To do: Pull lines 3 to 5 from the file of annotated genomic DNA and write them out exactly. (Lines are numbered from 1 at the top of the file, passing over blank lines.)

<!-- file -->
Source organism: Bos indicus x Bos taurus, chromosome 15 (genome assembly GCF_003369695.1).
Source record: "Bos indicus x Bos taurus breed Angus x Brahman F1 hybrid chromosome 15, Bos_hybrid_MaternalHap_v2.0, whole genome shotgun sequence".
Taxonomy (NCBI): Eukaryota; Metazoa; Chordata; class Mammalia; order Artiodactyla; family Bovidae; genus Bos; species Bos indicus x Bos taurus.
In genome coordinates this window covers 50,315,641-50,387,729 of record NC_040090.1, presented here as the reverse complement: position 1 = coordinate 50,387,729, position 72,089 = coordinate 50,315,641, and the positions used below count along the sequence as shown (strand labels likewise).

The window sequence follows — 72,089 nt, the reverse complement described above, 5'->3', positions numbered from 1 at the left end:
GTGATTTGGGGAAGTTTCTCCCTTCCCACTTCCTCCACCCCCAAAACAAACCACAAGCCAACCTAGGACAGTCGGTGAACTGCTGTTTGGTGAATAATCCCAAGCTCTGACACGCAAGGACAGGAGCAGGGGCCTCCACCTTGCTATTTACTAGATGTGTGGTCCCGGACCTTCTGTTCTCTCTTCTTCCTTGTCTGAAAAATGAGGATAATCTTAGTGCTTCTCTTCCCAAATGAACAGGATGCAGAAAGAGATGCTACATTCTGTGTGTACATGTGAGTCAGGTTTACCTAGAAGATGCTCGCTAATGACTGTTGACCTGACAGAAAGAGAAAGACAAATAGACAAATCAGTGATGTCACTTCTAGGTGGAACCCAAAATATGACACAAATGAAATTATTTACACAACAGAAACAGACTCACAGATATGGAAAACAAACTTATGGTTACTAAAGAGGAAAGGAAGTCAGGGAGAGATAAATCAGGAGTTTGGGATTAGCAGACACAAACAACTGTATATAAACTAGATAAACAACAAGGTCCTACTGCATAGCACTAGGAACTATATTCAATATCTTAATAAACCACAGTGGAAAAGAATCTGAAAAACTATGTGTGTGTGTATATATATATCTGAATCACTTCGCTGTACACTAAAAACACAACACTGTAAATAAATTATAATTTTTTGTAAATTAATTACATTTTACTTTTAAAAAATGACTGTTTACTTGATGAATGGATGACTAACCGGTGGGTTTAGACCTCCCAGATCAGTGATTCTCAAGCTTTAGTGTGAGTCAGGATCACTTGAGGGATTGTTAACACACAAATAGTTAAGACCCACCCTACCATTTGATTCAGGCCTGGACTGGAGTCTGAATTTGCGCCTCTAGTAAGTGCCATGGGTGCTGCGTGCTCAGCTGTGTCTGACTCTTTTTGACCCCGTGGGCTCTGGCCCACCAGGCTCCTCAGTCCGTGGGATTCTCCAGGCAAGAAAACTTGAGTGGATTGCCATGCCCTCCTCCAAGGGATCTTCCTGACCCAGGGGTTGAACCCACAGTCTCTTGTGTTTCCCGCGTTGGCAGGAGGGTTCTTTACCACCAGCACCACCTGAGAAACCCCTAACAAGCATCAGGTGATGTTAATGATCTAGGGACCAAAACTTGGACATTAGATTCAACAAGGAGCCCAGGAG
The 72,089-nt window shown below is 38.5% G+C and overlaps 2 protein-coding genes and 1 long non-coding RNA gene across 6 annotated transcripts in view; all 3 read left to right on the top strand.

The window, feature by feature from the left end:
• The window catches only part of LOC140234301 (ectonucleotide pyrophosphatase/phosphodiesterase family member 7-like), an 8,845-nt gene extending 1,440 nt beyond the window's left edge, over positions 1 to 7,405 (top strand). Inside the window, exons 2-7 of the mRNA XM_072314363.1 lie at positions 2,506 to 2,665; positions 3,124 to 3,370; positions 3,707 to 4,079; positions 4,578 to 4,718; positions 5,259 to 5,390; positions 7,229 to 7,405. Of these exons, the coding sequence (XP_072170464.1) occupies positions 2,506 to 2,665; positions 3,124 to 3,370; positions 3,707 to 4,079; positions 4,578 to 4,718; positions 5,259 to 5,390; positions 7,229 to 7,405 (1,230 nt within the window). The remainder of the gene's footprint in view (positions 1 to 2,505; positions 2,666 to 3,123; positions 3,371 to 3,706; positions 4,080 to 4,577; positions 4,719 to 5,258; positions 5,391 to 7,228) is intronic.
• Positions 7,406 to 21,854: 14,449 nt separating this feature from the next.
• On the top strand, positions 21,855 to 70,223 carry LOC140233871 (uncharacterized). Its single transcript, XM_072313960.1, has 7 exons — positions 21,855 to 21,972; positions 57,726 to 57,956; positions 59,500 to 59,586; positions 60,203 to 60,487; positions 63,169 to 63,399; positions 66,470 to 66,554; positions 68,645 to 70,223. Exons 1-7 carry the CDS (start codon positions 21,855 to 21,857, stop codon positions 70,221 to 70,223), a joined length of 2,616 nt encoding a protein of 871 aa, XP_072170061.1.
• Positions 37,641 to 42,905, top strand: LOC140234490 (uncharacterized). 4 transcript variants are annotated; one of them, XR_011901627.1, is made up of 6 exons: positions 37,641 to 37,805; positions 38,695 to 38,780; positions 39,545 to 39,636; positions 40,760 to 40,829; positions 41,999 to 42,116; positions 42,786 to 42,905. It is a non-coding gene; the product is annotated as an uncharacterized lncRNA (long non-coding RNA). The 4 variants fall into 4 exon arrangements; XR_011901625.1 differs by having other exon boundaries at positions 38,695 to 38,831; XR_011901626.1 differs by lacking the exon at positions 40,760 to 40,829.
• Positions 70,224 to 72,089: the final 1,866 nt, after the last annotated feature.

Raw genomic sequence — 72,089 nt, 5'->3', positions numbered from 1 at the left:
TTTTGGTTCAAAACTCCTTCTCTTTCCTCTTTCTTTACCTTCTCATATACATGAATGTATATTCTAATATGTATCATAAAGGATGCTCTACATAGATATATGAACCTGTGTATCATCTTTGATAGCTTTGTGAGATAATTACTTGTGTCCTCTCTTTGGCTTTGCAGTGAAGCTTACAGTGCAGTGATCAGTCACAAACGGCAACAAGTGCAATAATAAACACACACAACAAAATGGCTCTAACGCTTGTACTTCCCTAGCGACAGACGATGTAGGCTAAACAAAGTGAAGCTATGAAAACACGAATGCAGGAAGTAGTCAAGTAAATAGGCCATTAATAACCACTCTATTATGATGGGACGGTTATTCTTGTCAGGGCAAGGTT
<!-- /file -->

Taxonomy (NCBI): Eukaryota; Metazoa; Chordata; class Mammalia; order Artiodactyla; family Bovidae; genus Bos; species Bos indicus x Bos taurus.
In genome coordinates this window covers 50,315,641-50,387,729 of record NC_040090.1, presented here as the reverse complement: position 1 = coordinate 50,387,729, position 72,089 = coordinate 50,315,641, and the positions used below count along the sequence as shown (strand labels likewise).

The window sequence follows — 72,089 nt, the reverse complement described above, 5'->3', positions numbered from 1 at the left end: